He showed us various various examples of what he had achieved over the period using natural edges. Those shown were dependent on the wood choice and some of it was dependent on the objective of achieving a vase or a dish. Regardless of the experience, of those present, all of the points were well made and reinforced need to think through what you were doing to achieve your objective and deciding on what tool to use and when.

Having reinforced all the points that we should remember and practice when turning he then gave us the process by which you can achieve a balanced edge, that is the width of edge when the piece of wood has two high and two low sides, as we do when turning a half round cut from a branch or the trunk.

Anwar then demonstrated turning a dish/bowl and was started by turning cross grain between centres. A forstner bit had been drilled into the centre of the grain side and opposite side to enable the location of the live and drive centres. The inside of the bowl was cut to just below the bark and the piece remounted between centres.

The piece is turned until a cylinder has been achieved. The position of the high side and the low side is marked. The position of the live centre is moved, not much, so the distance between the high and low side is roughly equal and the external side of the bowl is turned checking the width of the natural edge and adjusting the position of the live centre to achieve equal width.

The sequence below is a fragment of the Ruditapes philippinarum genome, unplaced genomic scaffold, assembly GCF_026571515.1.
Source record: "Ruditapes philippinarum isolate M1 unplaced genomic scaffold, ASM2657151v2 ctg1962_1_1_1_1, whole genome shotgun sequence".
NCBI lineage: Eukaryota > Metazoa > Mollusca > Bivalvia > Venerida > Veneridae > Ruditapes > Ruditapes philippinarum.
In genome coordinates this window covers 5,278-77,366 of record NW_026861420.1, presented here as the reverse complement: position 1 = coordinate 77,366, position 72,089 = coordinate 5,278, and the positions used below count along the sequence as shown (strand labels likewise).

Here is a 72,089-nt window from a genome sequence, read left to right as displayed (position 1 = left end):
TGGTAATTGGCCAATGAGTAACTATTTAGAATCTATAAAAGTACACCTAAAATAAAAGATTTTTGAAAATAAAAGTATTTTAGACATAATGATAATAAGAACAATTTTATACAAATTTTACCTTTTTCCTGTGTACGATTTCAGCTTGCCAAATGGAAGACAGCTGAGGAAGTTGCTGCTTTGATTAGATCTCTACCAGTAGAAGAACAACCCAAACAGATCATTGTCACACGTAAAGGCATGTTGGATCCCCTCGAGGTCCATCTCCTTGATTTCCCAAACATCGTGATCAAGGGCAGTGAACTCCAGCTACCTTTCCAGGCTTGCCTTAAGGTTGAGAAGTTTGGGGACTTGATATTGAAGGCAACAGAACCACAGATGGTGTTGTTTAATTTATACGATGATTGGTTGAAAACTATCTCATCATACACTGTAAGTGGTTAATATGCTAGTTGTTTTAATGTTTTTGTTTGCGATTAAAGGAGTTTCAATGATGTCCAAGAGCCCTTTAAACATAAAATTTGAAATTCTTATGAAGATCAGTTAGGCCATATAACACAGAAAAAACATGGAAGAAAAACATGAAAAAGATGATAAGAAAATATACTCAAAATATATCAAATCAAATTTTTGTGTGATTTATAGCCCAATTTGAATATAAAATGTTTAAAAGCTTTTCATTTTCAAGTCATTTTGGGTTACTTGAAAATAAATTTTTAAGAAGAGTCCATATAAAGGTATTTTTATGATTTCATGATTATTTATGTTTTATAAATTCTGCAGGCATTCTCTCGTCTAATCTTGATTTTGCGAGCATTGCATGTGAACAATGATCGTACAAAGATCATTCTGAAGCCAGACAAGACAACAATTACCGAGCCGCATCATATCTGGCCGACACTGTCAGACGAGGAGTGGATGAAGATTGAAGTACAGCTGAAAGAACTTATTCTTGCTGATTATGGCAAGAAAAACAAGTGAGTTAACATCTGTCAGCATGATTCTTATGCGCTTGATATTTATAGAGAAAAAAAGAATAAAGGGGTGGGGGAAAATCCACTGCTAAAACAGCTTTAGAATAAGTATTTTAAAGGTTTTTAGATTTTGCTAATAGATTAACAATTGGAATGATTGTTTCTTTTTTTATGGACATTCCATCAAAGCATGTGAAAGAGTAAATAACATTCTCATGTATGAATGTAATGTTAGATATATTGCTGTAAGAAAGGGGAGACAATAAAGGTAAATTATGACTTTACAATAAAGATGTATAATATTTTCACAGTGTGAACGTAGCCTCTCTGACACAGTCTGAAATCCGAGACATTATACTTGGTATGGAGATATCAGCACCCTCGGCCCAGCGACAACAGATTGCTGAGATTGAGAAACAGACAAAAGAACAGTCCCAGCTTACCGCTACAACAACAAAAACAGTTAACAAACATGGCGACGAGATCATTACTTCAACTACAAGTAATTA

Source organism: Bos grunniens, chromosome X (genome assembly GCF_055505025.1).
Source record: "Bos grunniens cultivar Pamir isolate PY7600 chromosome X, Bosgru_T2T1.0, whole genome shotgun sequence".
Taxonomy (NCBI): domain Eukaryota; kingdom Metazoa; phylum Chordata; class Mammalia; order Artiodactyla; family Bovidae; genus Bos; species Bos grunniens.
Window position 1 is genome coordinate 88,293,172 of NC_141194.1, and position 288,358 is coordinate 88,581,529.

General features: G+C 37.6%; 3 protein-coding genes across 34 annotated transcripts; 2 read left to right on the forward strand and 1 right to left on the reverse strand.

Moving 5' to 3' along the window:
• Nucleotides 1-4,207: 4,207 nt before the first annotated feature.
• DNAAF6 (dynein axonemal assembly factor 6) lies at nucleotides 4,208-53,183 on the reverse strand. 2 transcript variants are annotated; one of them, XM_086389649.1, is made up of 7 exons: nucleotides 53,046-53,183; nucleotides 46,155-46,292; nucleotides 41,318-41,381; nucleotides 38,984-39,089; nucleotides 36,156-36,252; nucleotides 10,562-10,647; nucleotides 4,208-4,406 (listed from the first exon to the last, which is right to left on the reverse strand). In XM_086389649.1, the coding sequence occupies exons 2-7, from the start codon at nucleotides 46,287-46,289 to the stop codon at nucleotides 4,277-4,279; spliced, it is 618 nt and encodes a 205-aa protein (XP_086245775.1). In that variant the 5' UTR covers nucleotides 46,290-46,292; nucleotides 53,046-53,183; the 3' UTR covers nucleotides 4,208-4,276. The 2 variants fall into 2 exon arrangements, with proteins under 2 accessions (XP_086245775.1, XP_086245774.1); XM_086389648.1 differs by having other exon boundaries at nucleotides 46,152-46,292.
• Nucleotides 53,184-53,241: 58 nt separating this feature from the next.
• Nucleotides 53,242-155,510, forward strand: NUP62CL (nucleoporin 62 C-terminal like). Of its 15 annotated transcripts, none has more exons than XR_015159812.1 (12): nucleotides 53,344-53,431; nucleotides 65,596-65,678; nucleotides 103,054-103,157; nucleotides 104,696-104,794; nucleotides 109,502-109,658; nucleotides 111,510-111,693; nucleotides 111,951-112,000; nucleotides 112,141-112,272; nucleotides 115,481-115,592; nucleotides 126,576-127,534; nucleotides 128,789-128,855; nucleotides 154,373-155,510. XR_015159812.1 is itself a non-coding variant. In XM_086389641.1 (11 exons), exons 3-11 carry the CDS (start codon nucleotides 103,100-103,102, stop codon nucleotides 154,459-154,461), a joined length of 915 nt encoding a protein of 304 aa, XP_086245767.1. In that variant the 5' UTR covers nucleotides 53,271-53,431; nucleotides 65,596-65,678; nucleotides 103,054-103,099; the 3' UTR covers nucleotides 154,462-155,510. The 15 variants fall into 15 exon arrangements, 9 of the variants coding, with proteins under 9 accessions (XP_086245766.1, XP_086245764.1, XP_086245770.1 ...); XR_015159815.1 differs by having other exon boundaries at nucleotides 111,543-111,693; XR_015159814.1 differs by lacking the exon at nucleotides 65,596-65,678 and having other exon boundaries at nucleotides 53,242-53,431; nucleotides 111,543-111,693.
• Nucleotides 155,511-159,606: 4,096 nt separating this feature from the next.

David Gillard – Burning and Colouring

Club Meeting: 7 September 2022
Report by: Kieran FitzGerald

Dave is a fairly tall guy – I dunno, about 6’2” I suppose. Anyway, to set the lathe up at a suitable height he has elevated it on two stands, each with wheels, that go under the legs. He begins his demo by taking a pre-cut sphere, still on a spigot at one end, and mounts it in the chuck. He then proceeds to burn two lines around the circumference of the sphere with a wire. “That’s all the turning we’re going to do tonight” he announces. And the heavy lathe, on its tiny wheels, gets pushed out of the way. Seems like a lot of trouble setting up for such a short display of turning.